Geert Wilders, leader of the Freedom Party (PVV) in the Netherlands is being investigated for the second time in five years by Dutch prosecutors for alleged hate speech during his March 2014 local election campaign rally statement of “fewer Moroccans”. This comes while his ratings in Dutch polls has rocketed him to the top with fully 30 seats in the Hague parliament, if snap elections were held. That is more than the combined seats currently held by the ruling Rutte coalition of the PvdA and VVD parties. Note this remark: “The short message of PVV-leader Geert Wilders to the Dutch Prime Minister Mark Rutte: ‘The revolution in The Netherlands has started now, Mark.”
Wilders drew attention to that irony in a Wall Street Journal (WSJ) op-ed, “Talking About the Moroccan Issue is not A Crime”. Wilders is exercising free speech, something that Americans take for granted as a right guaranteed under the First Amendment of the US Constitution. Wilders’ message about “fewer Moroccans” reflects the social consequences of permissive mass Muslim immigration undermining the social fabric of foundational Western values of, liberty, freedom and tolerance. In Holland’s case it is exemplified by the rejection of those values by the Dutch Moroccan émigré community that even Dutch liberal parties have begrudgingly come to recognize.
What Wilders’ PVV and other parties in EU countries deemed ‘far right” have drawn attention to is the seeds of destruction of national values from compliance with UN humanitarian refugee programs straining resources and social welfare budgets caused by Jihadist warfare in the Middle East. That is reflected in the rallies in Dresden and throughout major cities in Germany this Christmas season by the Pegida movement (Patriotic Europeans Against the Islamization of the West).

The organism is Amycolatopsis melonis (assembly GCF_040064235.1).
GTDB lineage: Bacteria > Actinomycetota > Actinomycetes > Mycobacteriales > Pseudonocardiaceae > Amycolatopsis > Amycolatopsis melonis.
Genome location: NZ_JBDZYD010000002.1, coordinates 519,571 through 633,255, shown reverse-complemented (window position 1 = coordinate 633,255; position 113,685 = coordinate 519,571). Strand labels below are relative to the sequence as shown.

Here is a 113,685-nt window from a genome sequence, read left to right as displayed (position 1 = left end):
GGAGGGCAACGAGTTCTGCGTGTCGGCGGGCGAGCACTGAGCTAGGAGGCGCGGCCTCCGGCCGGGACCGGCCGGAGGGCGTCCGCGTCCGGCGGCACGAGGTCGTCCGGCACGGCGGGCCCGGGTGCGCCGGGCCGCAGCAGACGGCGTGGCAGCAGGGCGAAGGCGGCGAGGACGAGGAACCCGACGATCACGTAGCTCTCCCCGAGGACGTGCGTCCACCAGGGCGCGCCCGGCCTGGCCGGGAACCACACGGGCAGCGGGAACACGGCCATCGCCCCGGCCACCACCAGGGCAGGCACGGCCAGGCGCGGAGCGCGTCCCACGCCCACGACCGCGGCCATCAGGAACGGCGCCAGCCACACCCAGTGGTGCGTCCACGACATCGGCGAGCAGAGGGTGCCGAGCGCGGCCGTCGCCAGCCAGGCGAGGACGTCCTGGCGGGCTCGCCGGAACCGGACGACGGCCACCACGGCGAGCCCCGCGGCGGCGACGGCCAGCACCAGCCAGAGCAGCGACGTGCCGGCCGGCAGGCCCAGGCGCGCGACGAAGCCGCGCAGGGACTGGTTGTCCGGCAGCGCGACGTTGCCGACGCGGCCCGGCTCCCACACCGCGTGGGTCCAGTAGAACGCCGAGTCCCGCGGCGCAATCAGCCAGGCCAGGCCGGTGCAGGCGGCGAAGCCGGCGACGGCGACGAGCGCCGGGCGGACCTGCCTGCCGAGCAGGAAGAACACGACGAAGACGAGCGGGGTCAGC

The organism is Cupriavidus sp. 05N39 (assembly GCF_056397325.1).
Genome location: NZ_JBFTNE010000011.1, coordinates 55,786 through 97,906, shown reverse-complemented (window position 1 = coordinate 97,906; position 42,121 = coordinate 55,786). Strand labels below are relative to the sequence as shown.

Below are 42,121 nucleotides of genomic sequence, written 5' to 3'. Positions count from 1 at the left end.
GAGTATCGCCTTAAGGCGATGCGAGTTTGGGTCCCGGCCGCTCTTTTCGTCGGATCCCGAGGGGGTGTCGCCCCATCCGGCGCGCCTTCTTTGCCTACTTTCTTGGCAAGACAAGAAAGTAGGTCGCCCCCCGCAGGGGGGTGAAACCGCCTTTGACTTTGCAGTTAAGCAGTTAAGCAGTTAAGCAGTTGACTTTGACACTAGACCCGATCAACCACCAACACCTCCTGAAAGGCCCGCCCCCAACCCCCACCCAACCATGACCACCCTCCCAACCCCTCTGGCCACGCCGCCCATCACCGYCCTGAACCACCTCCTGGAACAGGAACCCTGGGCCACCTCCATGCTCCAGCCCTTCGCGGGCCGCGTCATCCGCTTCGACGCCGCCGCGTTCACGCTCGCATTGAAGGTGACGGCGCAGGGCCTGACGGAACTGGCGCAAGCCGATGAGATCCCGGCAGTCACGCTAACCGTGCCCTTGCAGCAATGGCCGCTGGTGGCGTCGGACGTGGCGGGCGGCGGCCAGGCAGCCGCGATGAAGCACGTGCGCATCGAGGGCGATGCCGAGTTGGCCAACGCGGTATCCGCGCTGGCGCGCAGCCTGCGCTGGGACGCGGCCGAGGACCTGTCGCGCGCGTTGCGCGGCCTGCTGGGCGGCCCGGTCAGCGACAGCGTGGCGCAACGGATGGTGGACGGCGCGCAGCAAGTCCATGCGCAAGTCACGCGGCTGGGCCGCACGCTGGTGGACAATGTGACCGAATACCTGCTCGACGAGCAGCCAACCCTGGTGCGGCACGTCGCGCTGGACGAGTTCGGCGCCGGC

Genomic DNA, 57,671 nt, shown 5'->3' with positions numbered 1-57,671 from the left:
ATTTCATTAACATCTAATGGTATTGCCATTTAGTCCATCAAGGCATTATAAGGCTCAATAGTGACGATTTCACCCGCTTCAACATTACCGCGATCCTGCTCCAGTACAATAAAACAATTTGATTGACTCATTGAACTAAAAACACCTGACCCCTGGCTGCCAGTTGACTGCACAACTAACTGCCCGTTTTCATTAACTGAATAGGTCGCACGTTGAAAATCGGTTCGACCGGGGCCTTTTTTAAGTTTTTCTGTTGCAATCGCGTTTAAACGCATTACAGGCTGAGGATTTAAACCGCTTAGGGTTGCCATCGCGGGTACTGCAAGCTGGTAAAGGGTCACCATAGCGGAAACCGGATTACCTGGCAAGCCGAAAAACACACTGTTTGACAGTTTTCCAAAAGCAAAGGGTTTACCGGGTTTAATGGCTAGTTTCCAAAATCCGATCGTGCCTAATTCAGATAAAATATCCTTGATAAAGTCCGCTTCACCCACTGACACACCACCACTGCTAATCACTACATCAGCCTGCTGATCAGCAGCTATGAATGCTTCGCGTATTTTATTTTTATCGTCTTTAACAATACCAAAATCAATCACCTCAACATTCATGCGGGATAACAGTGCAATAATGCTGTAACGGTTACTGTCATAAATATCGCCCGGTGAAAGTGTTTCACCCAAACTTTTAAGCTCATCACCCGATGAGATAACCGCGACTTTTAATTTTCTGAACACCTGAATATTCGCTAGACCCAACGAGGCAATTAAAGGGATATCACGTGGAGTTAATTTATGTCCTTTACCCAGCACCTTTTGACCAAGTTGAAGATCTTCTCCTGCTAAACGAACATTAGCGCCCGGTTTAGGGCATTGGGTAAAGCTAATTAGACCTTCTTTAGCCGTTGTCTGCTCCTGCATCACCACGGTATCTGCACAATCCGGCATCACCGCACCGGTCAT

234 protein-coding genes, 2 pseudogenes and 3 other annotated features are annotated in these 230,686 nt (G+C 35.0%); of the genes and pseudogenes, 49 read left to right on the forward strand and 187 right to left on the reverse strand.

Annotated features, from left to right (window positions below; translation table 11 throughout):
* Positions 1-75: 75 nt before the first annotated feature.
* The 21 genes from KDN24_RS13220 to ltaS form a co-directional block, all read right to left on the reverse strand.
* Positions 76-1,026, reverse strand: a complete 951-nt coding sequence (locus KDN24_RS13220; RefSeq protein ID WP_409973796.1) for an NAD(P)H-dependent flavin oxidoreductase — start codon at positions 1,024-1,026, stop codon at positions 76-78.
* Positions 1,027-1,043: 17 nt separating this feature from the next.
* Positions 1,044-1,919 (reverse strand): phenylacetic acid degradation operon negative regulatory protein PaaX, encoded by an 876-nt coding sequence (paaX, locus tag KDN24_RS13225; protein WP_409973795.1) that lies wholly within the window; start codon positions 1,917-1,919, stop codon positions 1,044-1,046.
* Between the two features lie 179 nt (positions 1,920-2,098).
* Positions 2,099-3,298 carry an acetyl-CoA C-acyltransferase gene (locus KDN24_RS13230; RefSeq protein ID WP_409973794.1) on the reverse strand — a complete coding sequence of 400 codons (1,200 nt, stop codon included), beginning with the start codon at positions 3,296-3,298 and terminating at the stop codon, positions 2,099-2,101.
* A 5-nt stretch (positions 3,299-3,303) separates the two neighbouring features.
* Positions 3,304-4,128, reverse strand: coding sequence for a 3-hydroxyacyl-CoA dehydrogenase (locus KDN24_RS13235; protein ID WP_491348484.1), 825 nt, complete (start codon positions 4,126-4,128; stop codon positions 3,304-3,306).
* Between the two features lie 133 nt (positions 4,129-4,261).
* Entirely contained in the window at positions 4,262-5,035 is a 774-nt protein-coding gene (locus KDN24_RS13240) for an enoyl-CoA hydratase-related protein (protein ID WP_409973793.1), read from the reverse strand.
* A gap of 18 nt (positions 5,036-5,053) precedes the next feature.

As Al Jazeera reported Pegida rallies for “the right to preserve and protect our Christian-Jewish dominated West culture”, and against parallelgesellschaft – a German term used to describe immigrant communities that maintain their cultural norms and don’t integrate in local society.” The third mass Pegida rally of more than 17,500 occurred Monday night before the Semper Opera House in Dresden where the Pegida movement arose in October. The trigger for Pegida was the more than 200,000 Syrian refugees granted asylum by Germany. Recently, the short lived Swedish Social Democrat liberal government fell on a no confidence vote allegedly provoked by the anti-immigration Swedish Democrat party. It had forged an alliance with center right parties in Sweden’s parliament over the issue of a ballooning social welfare budget to accommodate 80,000 Syrian war asylumees.
Wilders’ WSJ op-ed reflects the Dutch unease with the policies of the ruling coalition government in the Hague Parliament. Those concerns have that has now cross the EU and even here in America to comply with UN humanitarian refugee standards. The subsequent generations of Muslim émigrés in host EU countries have led to spikes in Antisemitism, Synagogue fire bombings, allegations of sexual assault and grooming of non-Muslim women, tolerance of Shariah law in so-called Muslim dominated “no go areas”, murders perpetrated in the name of Jihad against Jews and others. The specter stalking across the EU landscape of 28 members is the threat of homegrown Jihadists as returning veterans from the barbaric Salafist Islamic State. That threat was crystallized by the murders of Israeli tourists and workers at the Brussels Municipal Jewish Museum by returning Syrian war French jihadist Mehdi Nemmouchet.